Our guest blogger this week is Tyler Jones. Tyler lives with his wife Autumn and 2 daughters, Summer and Sutton, in the Oklahoma City area. He is a member of the Edmond congregation where he is stretching his Elders legs as a new Co-Pastor. He is a doctor trained in internal medicine and works as a hospitalist (he only sees patients in the hospital setting). His time is packed full of kids activities, but any free time he gets he enjoys going to movies and binge watching TV shows.
So, there I was, sitting in the intensive care unit as I do every morning when I work. I was talking to a patient who we’ll call John. John, who was well into his 70s, had been in the hospital, more specifically, the ICU for over 3 weeks battling a disease that was causing his kidneys to shut down. He and his wife, who was always by his bedside, were listening to me talk about trying to change our approach to fight this sickness that was destroying him. He had struggled on and off of the ventilator for weeks and had been undergoing daily dialysis treatments for his kidneys.
John was tired, but not only that, he wasn’t getting better. I could see how tired he was. As I finished my explanation of what we wanted to do next to try to help him, I stopped. I moved closer to him so I could be sure I would be able to hear him as he was very weak. “Do you still want to fight this”, I asked. “Do you want us to continue to keep trying new things, or are you wanting us to stop?” I leaned in close as he told me how tired he was. He didn’t want to keep going. He was ready to die.
Working in healthcare, and especially in the hospital, means that I am tasked with caring for people in some of their most vulnerable moments. It’s often said about those in healthcare, that we see people on the worst days of their lives. Death is just a part of my job. Not an intended one, of course, but one that is unfortunately unavoidable.
As humans, we seem to reach out in prayer more often when times are hard. I know I pray far more often when I’m struggling than when times are good. Prayer is especially strong in hospitals. We have employed chaplains whose sole job is to help provide counseling and spiritual assistance to people who are suffering. Sometimes, as the ones taking care of the patients, those directly involved in the decisions about people’s lives, it is easier to just let the chaplain and pastors take care of the spiritual needs of the patients. I know it saves time. It is hard to pray with patients. It’s hard to pray with people in general sometimes, especially strangers.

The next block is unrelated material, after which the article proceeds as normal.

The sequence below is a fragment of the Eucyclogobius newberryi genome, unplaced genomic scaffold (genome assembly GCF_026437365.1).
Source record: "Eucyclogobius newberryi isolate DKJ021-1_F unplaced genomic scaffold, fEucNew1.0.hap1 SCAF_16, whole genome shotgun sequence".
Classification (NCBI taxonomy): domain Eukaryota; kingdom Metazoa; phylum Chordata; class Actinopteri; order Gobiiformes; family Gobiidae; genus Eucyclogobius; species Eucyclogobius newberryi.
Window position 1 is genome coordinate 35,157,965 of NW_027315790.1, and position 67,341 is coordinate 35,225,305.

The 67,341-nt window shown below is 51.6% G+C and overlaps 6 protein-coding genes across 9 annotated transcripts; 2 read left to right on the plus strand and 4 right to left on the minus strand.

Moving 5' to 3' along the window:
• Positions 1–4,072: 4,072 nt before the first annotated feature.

I often feel this internal conflict when it comes to praying with patients. On one hand, do they want me to pray with them? Believe it or not, some patients aren’t very fond of me, or their doctors in general. Doctors are the ones who give bad news. We are the vehicle of sorrow and despair. I often wonder if I’m the best person to be praying with people after giving them terrible news. This may not be a legitimate concern, but I wonder none the less.
On the other hand, if not me, then who? I am often placed in unique positions of vulnerability with patients and families. When I pray with people, for people, there is a shared moment of connection through God and the Holy Spirit. It becomes deeper than just a patient doctor relationship. How can I pass up the opportunity to share in that connectedness with someone who is longing for peace and comfort?
When praying for the sick most pray for healing. Sometimes this can be difficult. Do I pray for healing in patients who I know are never getting better? I’ve heard prayers where preachers exuberantly command the sickness to leave the body. They cast out cancers and disease with confidence and fiery passion. Don’t get me wrong, I believe that miracles can happen. There are times when I can’t explain why or how certain things happen, but I also know that those times are limited. People want miracles, but sometimes I know all too well what the future holds for people. I’ve seen it too many times before.
So what do I pray for when I pray with patients? Peace. Comfort. The presence of the Holy Spirit to rest with them and their families and loved ones. Instead of casting out sickness, I ask that worry and regret are forgotten. I pray that the love that God has for them will burn in their hearts and that they know that they have a God that cares for them deeply. I ask that whatever the outcome, whether it be good or bad, that they know that they are not alone. They will always have the love of their family, friends, and the peace of Jesus.
People fear the unknown, and there is no greater unknown than death. As I sat in the ICU with John and his wife, I took their hands and asked if they would like me to pray with them. As I did then and have done since, I became vulnerable with them. I opened my heart to them and they to me. We shared in a moment of connectedness and devotion that I will never forget. I never saw either of them after that prayer, but I know that the peace of the Holy Spirit was with both of them as it is with all of us if we allow ourselves to be open to it.
A big thank you to Tyler for sharing with us his unique perspective and powerful ministry. Please post any comments you have about the article as we would love to hear them!
This week take a risk by opening yourself to the moments you are placed in. Connect with those around you and be vulnerable to divine grace.
Craig Hidy like the majority of ministers in Community of Christ is a bi-vocational, self sustaining ordained minister. He is a member of the Midlands Mission Center Emporia Team and an ordained Seventy. He and his family, live in Topeka, Kansas.
The views expressed here are those of the authors and do not necessarily represent or reflect the views of Community of Christ. We believe individuals should be allowed to have their own opinions and be at different places in their faith journey.
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